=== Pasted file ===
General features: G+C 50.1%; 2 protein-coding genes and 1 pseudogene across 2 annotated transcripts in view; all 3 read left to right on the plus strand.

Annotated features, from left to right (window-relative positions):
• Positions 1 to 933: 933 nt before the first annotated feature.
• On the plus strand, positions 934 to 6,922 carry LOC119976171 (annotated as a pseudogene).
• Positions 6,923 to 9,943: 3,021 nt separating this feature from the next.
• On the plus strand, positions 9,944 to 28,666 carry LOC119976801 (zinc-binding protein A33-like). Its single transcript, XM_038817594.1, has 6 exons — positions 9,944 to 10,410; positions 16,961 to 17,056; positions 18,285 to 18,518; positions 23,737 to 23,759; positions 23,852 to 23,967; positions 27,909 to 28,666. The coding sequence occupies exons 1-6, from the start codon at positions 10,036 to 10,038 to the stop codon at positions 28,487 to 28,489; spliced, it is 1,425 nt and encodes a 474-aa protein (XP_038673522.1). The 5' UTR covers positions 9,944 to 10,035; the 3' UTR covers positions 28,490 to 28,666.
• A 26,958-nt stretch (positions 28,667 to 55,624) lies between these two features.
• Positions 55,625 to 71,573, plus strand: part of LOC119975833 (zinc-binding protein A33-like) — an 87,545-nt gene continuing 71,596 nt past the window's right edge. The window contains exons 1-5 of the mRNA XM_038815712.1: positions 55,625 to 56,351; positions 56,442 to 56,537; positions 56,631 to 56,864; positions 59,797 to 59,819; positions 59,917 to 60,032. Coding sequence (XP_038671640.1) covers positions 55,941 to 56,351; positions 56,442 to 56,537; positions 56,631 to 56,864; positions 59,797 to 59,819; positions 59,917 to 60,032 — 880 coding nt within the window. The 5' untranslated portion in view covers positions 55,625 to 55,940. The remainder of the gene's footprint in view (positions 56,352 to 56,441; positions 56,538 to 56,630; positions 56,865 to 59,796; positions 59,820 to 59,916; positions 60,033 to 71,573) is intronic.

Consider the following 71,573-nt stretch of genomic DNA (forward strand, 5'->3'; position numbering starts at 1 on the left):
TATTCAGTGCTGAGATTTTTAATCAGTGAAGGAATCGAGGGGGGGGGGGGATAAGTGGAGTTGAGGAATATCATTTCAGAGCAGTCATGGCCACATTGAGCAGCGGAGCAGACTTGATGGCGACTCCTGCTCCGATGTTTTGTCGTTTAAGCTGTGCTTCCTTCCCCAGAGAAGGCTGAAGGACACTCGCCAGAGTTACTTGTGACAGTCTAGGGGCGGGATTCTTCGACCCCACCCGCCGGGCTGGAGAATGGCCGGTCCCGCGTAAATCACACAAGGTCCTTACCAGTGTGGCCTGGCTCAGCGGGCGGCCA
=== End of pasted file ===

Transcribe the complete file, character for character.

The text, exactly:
General features: G+C 50.1%; 2 protein-coding genes and 1 pseudogene across 2 annotated transcripts in view; all 3 read left to right on the plus strand.

Annotated features, from left to right (window-relative positions):
• Positions 1 to 933: 933 nt before the first annotated feature.
• On the plus strand, positions 934 to 6,922 carry LOC119976171 (annotated as a pseudogene).
• Positions 6,923 to 9,943: 3,021 nt separating this feature from the next.
• On the plus strand, positions 9,944 to 28,666 carry LOC119976801 (zinc-binding protein A33-like). Its single transcript, XM_038817594.1, has 6 exons — positions 9,944 to 10,410; positions 16,961 to 17,056; positions 18,285 to 18,518; positions 23,737 to 23,759; positions 23,852 to 23,967; positions 27,909 to 28,666. The coding sequence occupies exons 1-6, from the start codon at positions 10,036 to 10,038 to the stop codon at positions 28,487 to 28,489; spliced, it is 1,425 nt and encodes a 474-aa protein (XP_038673522.1). The 5' UTR covers positions 9,944 to 10,035; the 3' UTR covers positions 28,490 to 28,666.
• A 26,958-nt stretch (positions 28,667 to 55,624) lies between these two features.
• Positions 55,625 to 71,573, plus strand: part of LOC119975833 (zinc-binding protein A33-like) — an 87,545-nt gene continuing 71,596 nt past the window's right edge. The window contains exons 1-5 of the mRNA XM_038815712.1: positions 55,625 to 56,351; positions 56,442 to 56,537; positions 56,631 to 56,864; positions 59,797 to 59,819; positions 59,917 to 60,032. Coding sequence (XP_038671640.1) covers positions 55,941 to 56,351; positions 56,442 to 56,537; positions 56,631 to 56,864; positions 59,797 to 59,819; positions 59,917 to 60,032 — 880 coding nt within the window. The 5' untranslated portion in view covers positions 55,625 to 55,940. The remainder of the gene's footprint in view (positions 56,352 to 56,441; positions 56,538 to 56,630; positions 56,865 to 59,796; positions 59,820 to 59,916; positions 60,033 to 71,573) is intronic.

Consider the following 71,573-nt stretch of genomic DNA (forward strand, 5'->3'; position numbering starts at 1 on the left):
TATTCAGTGCTGAGATTTTTAATCAGTGAAGGAATCGAGGGGGGGGGGGGATAAGTGGAGTTGAGGAATATCATTTCAGAGCAGTCATGGCCACATTGAGCAGCGGAGCAGACTTGATGGCGACTCCTGCTCCGATGTTTTGTCGTTTAAGCTGTGCTTCCTTCCCCAGAGAAGGCTGAAGGACACTCGCCAGAGTTACTTGTGACAGTCTAGGGGCGGGATTCTTCGACCCCACCCGCCGGGCTGGAGAATGGCCGGTCCCGCGTAAATCACACAAGGTCCTTACCAGTGTGGCCTGGCTCAGCGGGCGGCCA